St. James the Just, of course, is the 'brother of our Lord' mentioned in Galatians, I Corinthians, and Acts, and to whom the epistle of James is usually attributed. He was active in Temple worship, and he was the architect of the compromise position between Gentile Christians and Jewish Christians at what we traditionally call the Council of Jerusalem described in Acts 15. He was was stoned to death by a faction of Jews. His feast day is May 3 on the Roman calendar.
St. Simeon his successor according to tradition was a continuator of this moderation, having been elected in opposition to a movement in Jewish Christianity in favor of more strongly Jewish practice. The Second Temple was destroyed in his day, scattering Jewish Christians; that they survived at all seems to have been due to St. Simeon's work. He is traditionally identified as being the son of Cleophas and thus Simeon the brother of the Lord (Mt 13:55, Mk 6:3); he is sometimes also identified with the Simeon Niger of Acts 13:1. He was crucified by the Romans. His feast day is February 18 in the Roman calendar.
St. Matthias I seems to have been the bishop of Jerusalem during the Kitos War, a major Jewish uprising, which began with Jewish revolts in Cyrenaica in modern-day Libya and spread from there throughout the empire. his feast day is January 30 in the Roman calendar.
Judas of Jerusalem is said to have been the great grandson of Jude the brother of the Lord, and he was the bishop up to the Bar Kochba revolt; he seems to have survived it by at least a decade, although his Gentile successor, Marcus, seems to have been appointed toward the end of the revolt. Given how thoroughly Jerusalem was destroyed, it may have been viewed at the time as the end of the line for the line of bishops of Jerusalem, and Marcus may have been seen more as the bishop of Hadrian's new Aelia Capitolina at the time. On the other hand, given the tumult of the time and the fact that episcopal succession was not completely regularized by then, it may well be that many of the bishops on the list had overlapping episcopal tenures, and this was just one. Regardless, I find it interesting that at least three names on the list are explicitly associated in tradition with the family of Jesus; it perhaps tells us something about how the Jewish Christian movement survived as long as it did.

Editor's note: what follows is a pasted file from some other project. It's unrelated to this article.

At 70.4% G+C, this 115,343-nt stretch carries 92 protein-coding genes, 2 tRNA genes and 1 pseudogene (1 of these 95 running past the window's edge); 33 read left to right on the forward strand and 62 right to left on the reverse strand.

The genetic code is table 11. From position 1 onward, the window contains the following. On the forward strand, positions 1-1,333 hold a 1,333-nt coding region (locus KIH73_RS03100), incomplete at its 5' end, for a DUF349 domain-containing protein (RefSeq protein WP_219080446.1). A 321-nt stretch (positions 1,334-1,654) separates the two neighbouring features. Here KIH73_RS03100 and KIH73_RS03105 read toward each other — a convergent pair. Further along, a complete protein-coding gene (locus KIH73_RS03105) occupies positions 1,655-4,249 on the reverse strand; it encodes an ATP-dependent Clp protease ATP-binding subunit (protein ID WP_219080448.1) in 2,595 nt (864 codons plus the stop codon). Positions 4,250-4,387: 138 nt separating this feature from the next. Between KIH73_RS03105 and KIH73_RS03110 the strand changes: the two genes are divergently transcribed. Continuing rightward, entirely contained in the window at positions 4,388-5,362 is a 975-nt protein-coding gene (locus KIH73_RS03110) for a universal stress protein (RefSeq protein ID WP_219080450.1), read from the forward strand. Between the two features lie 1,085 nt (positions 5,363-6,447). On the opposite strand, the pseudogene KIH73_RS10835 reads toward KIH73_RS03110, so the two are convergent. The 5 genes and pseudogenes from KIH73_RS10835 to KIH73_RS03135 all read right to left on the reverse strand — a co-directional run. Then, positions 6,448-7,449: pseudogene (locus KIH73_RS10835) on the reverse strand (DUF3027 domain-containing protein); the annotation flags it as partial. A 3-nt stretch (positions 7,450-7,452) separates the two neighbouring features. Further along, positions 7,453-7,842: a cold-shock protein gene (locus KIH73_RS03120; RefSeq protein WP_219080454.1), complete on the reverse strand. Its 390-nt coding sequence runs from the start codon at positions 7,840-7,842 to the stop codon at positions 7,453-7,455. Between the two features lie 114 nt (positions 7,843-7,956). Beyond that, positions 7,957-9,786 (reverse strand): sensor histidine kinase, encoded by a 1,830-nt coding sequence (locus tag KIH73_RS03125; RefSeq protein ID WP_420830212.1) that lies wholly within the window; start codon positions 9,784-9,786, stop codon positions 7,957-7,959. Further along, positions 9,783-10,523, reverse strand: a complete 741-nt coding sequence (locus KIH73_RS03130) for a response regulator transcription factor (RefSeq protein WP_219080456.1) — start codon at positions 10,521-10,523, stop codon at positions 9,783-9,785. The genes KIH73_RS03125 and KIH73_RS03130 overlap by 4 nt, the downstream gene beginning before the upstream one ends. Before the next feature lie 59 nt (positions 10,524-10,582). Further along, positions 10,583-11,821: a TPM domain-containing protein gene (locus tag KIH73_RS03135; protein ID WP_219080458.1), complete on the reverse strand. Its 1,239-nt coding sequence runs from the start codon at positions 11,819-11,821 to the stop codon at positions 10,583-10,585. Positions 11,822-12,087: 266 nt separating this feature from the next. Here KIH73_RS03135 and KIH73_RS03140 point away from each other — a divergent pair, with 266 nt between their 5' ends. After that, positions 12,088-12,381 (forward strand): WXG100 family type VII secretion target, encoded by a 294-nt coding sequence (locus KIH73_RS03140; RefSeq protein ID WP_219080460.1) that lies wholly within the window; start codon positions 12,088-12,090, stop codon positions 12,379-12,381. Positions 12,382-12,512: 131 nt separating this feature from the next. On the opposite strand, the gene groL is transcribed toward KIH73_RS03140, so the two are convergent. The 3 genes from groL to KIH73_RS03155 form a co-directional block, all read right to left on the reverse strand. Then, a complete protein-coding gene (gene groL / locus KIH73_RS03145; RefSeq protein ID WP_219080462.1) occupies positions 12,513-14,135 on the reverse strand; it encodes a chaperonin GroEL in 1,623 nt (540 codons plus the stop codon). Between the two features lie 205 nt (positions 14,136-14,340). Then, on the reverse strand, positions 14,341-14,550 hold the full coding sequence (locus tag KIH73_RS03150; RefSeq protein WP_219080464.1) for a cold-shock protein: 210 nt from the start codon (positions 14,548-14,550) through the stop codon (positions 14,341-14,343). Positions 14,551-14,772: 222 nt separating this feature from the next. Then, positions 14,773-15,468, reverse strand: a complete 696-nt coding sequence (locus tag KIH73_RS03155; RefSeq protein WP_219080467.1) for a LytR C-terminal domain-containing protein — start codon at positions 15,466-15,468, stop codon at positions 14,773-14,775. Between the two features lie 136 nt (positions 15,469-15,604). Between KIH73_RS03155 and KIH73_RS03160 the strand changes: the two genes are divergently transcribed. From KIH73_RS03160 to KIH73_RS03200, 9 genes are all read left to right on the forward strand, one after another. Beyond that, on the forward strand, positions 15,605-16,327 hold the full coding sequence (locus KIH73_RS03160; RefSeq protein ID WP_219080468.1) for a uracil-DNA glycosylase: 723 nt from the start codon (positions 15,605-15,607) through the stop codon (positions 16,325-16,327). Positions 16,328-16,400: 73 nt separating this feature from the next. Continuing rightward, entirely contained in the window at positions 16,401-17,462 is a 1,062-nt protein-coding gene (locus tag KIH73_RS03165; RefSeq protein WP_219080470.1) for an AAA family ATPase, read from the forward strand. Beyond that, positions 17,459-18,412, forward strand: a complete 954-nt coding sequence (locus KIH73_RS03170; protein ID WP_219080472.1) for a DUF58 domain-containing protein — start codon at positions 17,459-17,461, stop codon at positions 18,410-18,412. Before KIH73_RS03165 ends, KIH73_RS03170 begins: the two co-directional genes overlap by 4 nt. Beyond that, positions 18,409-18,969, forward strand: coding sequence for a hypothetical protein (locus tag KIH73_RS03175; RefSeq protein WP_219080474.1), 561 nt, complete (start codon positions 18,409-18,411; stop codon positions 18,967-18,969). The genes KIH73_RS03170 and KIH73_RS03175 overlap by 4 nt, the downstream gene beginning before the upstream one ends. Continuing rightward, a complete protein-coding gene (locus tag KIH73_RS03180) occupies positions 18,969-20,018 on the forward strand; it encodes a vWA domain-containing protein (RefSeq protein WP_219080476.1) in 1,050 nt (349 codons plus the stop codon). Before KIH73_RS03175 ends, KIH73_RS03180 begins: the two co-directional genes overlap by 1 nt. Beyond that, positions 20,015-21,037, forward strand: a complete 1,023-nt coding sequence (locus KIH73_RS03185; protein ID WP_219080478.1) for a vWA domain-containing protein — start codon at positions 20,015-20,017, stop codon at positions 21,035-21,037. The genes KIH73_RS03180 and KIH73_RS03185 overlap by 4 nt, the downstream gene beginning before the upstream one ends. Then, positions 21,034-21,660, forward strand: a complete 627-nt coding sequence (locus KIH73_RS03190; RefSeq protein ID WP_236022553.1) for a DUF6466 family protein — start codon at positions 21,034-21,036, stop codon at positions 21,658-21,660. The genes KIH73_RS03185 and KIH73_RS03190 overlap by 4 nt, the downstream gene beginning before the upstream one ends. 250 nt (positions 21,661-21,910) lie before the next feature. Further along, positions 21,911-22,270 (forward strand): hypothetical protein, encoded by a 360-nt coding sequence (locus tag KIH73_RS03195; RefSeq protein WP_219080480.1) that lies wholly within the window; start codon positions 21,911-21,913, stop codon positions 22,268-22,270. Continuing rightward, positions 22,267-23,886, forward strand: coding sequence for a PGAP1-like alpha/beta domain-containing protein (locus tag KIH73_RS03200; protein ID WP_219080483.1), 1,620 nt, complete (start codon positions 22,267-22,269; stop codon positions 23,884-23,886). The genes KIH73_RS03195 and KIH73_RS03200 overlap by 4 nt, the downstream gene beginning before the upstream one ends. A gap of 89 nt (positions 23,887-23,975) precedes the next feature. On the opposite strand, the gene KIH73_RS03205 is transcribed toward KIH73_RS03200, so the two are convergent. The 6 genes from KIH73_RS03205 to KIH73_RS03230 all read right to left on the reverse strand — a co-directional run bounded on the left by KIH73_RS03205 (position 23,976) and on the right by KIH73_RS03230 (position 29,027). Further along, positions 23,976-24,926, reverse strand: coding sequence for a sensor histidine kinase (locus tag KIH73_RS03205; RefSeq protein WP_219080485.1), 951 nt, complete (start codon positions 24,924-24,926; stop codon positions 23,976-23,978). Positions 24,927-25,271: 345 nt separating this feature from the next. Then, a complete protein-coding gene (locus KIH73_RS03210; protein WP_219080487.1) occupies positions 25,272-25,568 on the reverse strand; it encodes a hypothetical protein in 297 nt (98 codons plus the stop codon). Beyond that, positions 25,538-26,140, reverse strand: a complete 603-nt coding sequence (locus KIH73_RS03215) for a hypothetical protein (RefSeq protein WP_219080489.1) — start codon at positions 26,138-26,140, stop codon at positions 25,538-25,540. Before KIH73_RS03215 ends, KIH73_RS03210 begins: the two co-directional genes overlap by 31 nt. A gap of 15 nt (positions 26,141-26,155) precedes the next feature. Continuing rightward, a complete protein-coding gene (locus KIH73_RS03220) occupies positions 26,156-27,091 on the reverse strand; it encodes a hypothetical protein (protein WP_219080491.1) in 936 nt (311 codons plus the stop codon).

All of this also raises some interesting questions for modern times. We are living in a period where several longstanding Christian traditions are in a very precarious position in the Middle East. It is a serious possibility that in a few decades Syrian or Chaldean Christianity, for instance, will exist only in exile, and a serious further possibility that if it does it will continue to exist only for a couple of centuries more. Now, both strains are actually quite hardy, so they may survive despite the gloomy outlook. But between active persecution and the ravage of wars made worse by the meddling of Western powers, many Christian groups in the Middle East have been caught between a rock and a hard place for quite some time, with the rock getting rockier and the hard place getting harder. The danger of loss of major traditions is not something confined to the early days of the Church.